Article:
You’ve gotta love football. It’s the only sport in the world where one week you’re saying, “WOAH!! Dude!! That guy punched a horse!!!” One week later you’re saying this: “WOAH!! Dude!! That guy bit that other guy on the arm!!”
Before we inevitably come back to the biting incident, I’ll have to pay homage to a game of football which was largely forgettable. The first half was scrappy, neither team dominated in the truest meaning of the term. Oscar popped Chelsea ahead from a corner, losing Jamie Carragher at the near post and heading past Pepe Reina. For their 1-0 lead however, Chelsea had hardly ripped up any trees in open play and Liverpool themselves were poor going forward. My own desperation to get this paragraph finished so I never have to mention the first half ever again, pays testament to how average a standard the first half was played at.
After the break, Liverpool emerged a different beast, spurred on by the substitution of Daniel Sturridge for Phillipe Coutinho. Within two minutes, Sturridge had slipped Steven Gerrard through one on one with Petr Cech, only for Gerrard to be denied by the outstretched leg of Cech. Moments later, Sturridge hammered the post with a shot from all of 25 yards. That period of play seriously galvanised Anfield and there was a buzz growing that Liverpool were about to score.
Liverpool supporters didn’t have to wait long before they got what they expected. Stewart Downing flicked a pass to Luis Suarez, who sent the ball on first time to Sturridge in the penalty area and the ex-Chelsea forward side-footed home with his left foot. It was a wonderful goal and the pass from Suarez to set up Sturridge was world class. To release a first time pass with that kind of precision is excellent and showcases one of the many reasons that Suarez is up for nomination in the PFA Player of the Year awards.
It isn’t a Liverpool match without them making lives difficult for themselves. Suarez handled the ball inside his own area, Kevin Friend pointed to the spot and Eden Hazard stepped up, ignored taunts from Liverpool players and sent Reina the wrong way to give Chelsea the lead, just five minutes after Liverpool had equalised.
I can’t recall Chelsea creating any great chances after that penalty, as Liverpool ramped up the pressure for an equaliser. Jonjo Shelvey was guilty of missing an outstanding chance to equalise and was then bore the brunt of my anger when he fired over the bar from 25 yards with two minutes left.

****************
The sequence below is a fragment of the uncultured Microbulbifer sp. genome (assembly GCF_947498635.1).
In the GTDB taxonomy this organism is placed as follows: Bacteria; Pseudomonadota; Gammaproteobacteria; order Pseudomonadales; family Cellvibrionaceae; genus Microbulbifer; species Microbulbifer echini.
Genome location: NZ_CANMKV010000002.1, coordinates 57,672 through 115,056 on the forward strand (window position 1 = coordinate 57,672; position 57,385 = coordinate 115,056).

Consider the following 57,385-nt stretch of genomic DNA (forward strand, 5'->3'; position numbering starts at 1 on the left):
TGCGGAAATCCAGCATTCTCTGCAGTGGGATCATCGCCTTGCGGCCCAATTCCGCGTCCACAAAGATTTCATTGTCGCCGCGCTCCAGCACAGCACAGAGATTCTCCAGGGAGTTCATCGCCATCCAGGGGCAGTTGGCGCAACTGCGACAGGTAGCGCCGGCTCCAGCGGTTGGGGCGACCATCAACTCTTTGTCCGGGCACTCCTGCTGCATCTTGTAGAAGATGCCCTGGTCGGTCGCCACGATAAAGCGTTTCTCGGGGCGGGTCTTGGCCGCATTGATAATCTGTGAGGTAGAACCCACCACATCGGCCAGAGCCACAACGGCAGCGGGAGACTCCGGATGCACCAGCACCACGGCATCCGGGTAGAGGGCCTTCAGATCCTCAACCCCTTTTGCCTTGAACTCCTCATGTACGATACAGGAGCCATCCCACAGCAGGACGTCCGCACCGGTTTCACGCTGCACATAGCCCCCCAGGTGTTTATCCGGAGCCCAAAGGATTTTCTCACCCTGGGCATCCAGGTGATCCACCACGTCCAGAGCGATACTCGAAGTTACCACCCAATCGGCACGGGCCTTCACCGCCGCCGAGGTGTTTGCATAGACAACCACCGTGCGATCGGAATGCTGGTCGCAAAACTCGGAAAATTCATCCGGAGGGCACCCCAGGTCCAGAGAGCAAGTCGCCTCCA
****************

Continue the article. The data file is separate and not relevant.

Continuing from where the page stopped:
Shooting from range with just a matter of minutes remaining, when you need to score a goal, is one of my biggest grievances in football. It is far more sensible to keep the ball moving around the penalty area when a goal is needed late on. The odds of scoring from range are obviously slimmer than they are from scoring inside the area. Top players don’t shoot from long range in such a circumstance. Jonjo Shelvey is not a top player and Liverpool need a lot better than the likes of him coming from the bench to salvage points. Expect him to be sold in the summer.
Like it isn’t a Liverpool match without them making their own life difficult, it’s also custom for Liverpool to produce a grandstand finish. It was the final attack of the match and the ball was with Steven Gerrard on the right wing. Gerrard picked his head up, spotted Suarez and threw a last, desperate long ball his way. Suarez managed to get his head on the ball and despite Petr Cech getting something on the Uruguayan’s effort, he couldn’t prevent the ball rippling the back of the net.
Not long after, the final whistle blew, the match ended 2-2 and everybody bar Branislav Ivanovic, who had bite marks on his arm went home happy.
So, now to the main premise of the article and why you’re all here: Luis Suarez’s bite on Branislav Ivanovic.
For me, it’s all very straight forward. Suarez has bit Ivanovic and there can be no excuses for that. You just don’t bite people, regardless of what sport you’re playing. It’s not arm to mouth, (could you imagine Suarez using that as an excuse?) there’s just no excuses for biting another person. Punishment is required. The FA will take retrospective action on the incident and Suarez should receive the same 7-match ban he received in Holland for doing the same thing to Otman Bakkal.
Internally, Liverpool should punish Suarez with a heavy fine for dragging the club through negative press (again) and as I write this, it’s half past eight on Sunday evening and if Liverpool haven’t released a club statement issuing an apology to Branislav Ivanovic by half nine, or at the latest, 1 o’clock Monday afternoon, then I’ll be very surprised. Don’t make any smoke and mirrors out of this, for what needs to happen is quite simple; Liverpool and The FA need to punish Suarez.
As for Liverpool selling Suarez, I don’t think it’s even something that needs discussing. Post-punishment, why would Liverpool need to sell Suarez? Manchester United stood by Eric Cantona after he kung-fu kicked a Crystal Palace supporter, so why should Liverpool sell a world class player for a bite? Giving away Luis Suarez because of something punishable by an internal fine is a drastic over-reaction.
Right, that’s all from me this morning.
See you tomorrow!